Montana woman, 91, works to stamp out tuberculosis

BY CANDACE CHASE Published: July 8, 2012

KALISPELL, Mont. — At 91, Polly Nikolaisen has found a way to help stamp out tuberculosis and help disabled children by working with canceled postage stamps while sitting in her easy chair at Buffalo Hill Terrace in Kalispell.

“I have a lot of...

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About the organization

“The name Tubfrim is a combination of tub for tuberculosis and frim, part of the word for stamp in Norwegian,” Nikolaisen said.

Back in 1928, a postmaster in Norway got the idea of collecting stamps as a painless way to raise money to eliminate TB in the country’s children. As fewer children suffered from TB, Tubfrim expanded to assist disabled children while still paying for research into tuberculosis, which still plagues Third World countries.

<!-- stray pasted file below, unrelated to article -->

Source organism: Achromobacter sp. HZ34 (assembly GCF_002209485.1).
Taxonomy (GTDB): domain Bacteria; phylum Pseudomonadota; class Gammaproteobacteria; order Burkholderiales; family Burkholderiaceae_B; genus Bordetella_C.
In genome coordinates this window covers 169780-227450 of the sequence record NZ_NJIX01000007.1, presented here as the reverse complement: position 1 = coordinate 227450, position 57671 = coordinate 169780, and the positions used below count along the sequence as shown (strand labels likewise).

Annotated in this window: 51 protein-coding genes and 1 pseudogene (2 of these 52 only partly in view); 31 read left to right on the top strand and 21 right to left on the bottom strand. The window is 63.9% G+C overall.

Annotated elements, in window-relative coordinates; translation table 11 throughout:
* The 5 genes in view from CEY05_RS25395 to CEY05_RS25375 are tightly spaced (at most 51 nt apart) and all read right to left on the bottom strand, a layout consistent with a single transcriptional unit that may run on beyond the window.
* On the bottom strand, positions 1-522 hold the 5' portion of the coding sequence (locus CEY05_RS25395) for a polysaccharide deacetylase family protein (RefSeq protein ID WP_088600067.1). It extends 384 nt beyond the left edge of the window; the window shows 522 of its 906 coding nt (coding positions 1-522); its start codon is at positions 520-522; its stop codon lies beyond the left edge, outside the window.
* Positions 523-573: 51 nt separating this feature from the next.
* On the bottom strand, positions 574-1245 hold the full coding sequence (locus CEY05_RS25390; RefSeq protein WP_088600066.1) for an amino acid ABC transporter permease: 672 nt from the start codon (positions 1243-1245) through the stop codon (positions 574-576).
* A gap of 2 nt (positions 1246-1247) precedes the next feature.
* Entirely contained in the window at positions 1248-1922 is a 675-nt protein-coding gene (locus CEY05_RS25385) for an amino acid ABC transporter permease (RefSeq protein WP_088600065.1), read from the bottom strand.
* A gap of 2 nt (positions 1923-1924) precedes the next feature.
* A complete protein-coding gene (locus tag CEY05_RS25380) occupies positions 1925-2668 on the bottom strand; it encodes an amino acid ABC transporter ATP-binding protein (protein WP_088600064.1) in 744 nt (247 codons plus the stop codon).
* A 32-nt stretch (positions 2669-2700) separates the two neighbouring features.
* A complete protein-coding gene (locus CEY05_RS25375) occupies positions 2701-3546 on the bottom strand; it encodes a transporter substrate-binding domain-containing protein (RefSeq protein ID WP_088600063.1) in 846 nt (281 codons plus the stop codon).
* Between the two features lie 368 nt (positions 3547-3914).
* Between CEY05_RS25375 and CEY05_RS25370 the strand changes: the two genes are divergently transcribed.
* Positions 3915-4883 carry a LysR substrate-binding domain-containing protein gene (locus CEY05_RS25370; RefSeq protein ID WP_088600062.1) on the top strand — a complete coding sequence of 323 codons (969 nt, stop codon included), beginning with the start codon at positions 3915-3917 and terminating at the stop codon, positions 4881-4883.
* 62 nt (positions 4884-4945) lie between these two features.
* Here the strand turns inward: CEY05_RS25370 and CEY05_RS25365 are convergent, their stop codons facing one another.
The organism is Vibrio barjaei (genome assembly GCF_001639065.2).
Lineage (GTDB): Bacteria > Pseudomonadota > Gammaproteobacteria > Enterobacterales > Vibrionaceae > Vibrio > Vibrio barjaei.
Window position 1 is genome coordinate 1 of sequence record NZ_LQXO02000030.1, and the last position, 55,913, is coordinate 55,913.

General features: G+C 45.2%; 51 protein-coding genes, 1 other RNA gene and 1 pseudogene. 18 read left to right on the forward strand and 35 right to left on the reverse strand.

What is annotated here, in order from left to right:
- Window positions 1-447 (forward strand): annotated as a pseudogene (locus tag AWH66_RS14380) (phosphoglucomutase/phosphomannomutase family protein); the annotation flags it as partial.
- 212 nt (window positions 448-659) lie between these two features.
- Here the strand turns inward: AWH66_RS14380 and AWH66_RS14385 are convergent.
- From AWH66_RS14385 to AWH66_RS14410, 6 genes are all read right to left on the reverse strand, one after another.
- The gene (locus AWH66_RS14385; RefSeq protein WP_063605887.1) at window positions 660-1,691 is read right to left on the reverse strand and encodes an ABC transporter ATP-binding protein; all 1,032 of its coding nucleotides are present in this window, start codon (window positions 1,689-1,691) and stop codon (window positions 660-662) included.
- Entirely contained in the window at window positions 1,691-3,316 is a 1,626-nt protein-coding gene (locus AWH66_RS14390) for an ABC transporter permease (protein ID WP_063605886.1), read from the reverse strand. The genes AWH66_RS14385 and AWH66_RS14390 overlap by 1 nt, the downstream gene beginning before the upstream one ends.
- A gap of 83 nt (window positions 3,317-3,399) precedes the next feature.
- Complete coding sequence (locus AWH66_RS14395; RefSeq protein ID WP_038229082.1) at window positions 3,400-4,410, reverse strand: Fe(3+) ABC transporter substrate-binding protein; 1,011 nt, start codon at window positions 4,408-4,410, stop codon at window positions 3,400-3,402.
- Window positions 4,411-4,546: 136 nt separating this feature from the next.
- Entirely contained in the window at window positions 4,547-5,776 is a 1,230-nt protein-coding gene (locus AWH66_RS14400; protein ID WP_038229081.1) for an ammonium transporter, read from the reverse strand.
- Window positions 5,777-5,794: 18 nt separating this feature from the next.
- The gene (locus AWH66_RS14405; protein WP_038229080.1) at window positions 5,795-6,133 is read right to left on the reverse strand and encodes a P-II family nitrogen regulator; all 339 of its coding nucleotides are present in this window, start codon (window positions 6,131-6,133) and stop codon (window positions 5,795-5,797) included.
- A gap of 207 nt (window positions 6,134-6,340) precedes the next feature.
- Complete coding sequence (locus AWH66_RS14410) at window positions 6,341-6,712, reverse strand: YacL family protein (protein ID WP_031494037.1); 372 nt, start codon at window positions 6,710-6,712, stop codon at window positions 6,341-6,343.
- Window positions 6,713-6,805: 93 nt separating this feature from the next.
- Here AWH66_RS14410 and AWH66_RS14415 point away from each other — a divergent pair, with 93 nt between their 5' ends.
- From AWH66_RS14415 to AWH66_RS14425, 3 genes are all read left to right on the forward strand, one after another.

“TB has hit South Africa really bad,” Nikolaisen said.

Throughout Norway, private citizens along with embassies, consulates and Seamen’s Churches participate in the program. Outside the country, the United States makes the greatest contributions from people such as Nikolaisen participating through the Sons of Norway.

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